Interview: Li’i Alaimoana on Minority Rapport

Li’i Alaimoana is one of the 2017 Billy T Award nominees. You can buy tickets to his 2017 New Zealand Comedy Festival show, Minority Rapport here:

Who are you and how did you get started in comedy?

I’m Li’i Alaimoana. Born and proudly raised in Wellington, NZ, with Samoan heritage. I’ve always loved Stand-up comedy. Since the age of 7 when I saw my first comedy special on TV. But it just seemed impossible to make that many people laugh. It was crazy awesome. I’ll never forget that feeling. In 2010, on a dare, I took to the stage at an open mic night. It was addictive. There was something very unique and rewarding seeing people laughing; smiling, and enjoying life – if only for six minutes. I did it got a few months after that, but my wife and I made the decision to move to Canada so it pretty much ended there.

What inspired your Comedy Fest show?

 I took what made me love stand up comedy to begin with (Richard Prior, Paul Mooney, Eddie Murphy, George Wallace, Bernie Mac) and as respect to them all, put together a show with stories and songs based around my upbringing in a strict Samoan family. The greats became greats because they were relatable. It was what garnered my attention, and for that, I wouldn’t be who I am today as a Comedian.

What’s it like being a Billy T nominee?

At first it was quite surreal. In 2015 I made a list of goals to reach over a five year period in comedy. I really underestimated myself, because after bring nominated for a Billy T, having a show in an International Comedy Festival, those are all my goals achieved. But in all honesty, in regards to being a nominee now, I’m perfectly happy with staying a nominee. It hasn’t changed my life at all, and I’m still, and will always be the same guy. I know that whoever wins this year is going to take it to the next level. At least I can say, “I was nominated with that person…” It’s the small victories that define who we are. The great victories define who we are about to become.

Why should people go and see your Comedy Fest show?

I guess if you’re really into supporting local comedy, you should definitely come watch my show, and any other locals with shows. But if that isn’t your thing, then come along if you’re into original comedy songs and parodies of popular songs. It’s a mix of Stand-up comedy, and musical comedy. And if you like the show I guarantee you’ll get to shake my hand, take selfies, and who knows – I might end up being your sober driver.

Describe your Comedy Fest show in 3 words

Smooth. Rough. Both.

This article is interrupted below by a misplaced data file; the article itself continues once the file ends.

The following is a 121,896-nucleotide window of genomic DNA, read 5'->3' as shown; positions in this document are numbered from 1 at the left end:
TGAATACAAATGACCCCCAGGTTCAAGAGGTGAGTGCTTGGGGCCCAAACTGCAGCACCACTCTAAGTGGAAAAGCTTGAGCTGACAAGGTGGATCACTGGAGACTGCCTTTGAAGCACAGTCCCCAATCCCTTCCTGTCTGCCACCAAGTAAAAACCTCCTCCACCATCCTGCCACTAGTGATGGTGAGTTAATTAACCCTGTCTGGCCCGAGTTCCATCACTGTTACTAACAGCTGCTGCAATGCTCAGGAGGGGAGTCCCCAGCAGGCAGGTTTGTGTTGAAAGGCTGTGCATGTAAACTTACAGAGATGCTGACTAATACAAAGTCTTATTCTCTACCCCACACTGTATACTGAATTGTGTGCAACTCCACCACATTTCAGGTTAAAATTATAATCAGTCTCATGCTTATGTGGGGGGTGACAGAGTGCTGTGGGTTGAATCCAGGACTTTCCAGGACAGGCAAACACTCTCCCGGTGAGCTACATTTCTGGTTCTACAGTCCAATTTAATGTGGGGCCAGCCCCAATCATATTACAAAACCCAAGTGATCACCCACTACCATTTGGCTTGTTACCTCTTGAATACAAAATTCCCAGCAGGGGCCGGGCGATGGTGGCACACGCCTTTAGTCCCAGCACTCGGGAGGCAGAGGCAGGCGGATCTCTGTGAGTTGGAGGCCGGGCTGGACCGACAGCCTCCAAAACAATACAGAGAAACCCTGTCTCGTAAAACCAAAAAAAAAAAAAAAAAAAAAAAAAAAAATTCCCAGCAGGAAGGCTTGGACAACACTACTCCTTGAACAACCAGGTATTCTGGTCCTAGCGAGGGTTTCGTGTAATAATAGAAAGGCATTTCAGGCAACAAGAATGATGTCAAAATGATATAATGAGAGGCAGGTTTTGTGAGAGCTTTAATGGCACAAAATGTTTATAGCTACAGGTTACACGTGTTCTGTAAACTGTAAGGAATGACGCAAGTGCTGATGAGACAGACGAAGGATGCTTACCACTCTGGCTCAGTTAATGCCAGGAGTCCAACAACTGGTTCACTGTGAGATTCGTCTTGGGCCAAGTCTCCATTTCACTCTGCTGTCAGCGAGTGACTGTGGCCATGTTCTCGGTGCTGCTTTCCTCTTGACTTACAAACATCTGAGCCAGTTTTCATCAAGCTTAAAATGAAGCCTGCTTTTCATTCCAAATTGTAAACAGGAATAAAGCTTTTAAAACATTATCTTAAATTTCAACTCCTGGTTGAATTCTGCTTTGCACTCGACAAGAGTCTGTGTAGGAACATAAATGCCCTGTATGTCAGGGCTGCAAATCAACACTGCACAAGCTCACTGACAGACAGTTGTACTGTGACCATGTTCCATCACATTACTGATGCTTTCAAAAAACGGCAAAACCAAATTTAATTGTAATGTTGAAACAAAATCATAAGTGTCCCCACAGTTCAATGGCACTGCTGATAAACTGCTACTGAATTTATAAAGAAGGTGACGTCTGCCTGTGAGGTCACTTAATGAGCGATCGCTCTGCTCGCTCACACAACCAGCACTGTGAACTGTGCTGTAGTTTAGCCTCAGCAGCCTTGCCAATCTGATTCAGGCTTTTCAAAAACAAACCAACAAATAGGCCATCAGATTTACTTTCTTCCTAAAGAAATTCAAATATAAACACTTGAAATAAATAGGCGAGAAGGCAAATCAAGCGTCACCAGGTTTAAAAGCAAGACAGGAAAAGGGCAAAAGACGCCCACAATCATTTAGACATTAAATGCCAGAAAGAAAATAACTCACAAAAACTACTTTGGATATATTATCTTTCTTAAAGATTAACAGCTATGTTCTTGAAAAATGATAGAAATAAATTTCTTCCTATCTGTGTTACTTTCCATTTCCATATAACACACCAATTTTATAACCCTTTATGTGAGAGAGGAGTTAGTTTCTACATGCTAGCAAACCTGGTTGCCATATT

What’s your favourite part about the NZ Comedy Fest?

It’s my first ever NZ Comedy Festival. So I guess, looking ahead, the whole festival. Everything about it. The eclectic mix of shows. The gala nights. Meeting comedians from around the world. J & M’s after every show in Wellington. Staying with my family in Auckland.

What’s the most important thing to you about doing comedy?

Before every set/show, I take a minute to myself, I pray, and acknowledge everyone that has helped me get this far. That’s the most important thing for me. It has never been about me when I go on stage. It’s about the audience, the people and the upbringing that got me to this point. I’m not a practicing religious person. But I’ve always believed a person’s faith, in whatever they believe in, whether it’s God, or Science, shouldn’t be judged on attendance, but measured by their will and ability to avoid being a f***wit.

What advice would you give to someone wanting to get into comedy?

Everyone bombs. So that’s the last thing that should be on your mind. Everyone is different. So don’t think too much about winning over an entire crowd. Give yourself goals. If it’s a hobby, don’t get angry if you can’t book a gig – remember, you have to prove yourself. So even as a hobby, if you want to keep getting on stage, you have to work.  But if it’s something you really want to pursue, before you get on stage, before every set, set yourself a very small goal to start with, whether it’s to make a few people laugh, or whether it’s to remember that a gag has to be delivered a certain way – whatever it is, make it a small goal, and then keep building on them at every show. It helps you take your mind off the obvious fears of public speaking, like tanking, or freezing etc.

Aside from your own, what are three comedy fest shows people should go and see?

Jerome Chandrahasen’s Five Fun Facts About Falons:
Sera Devcich & Savanna Colton Unstoppable
Honestly, there’s far too many to choose from. These are the ones I’ll be going to watch for sure, plus so many more.

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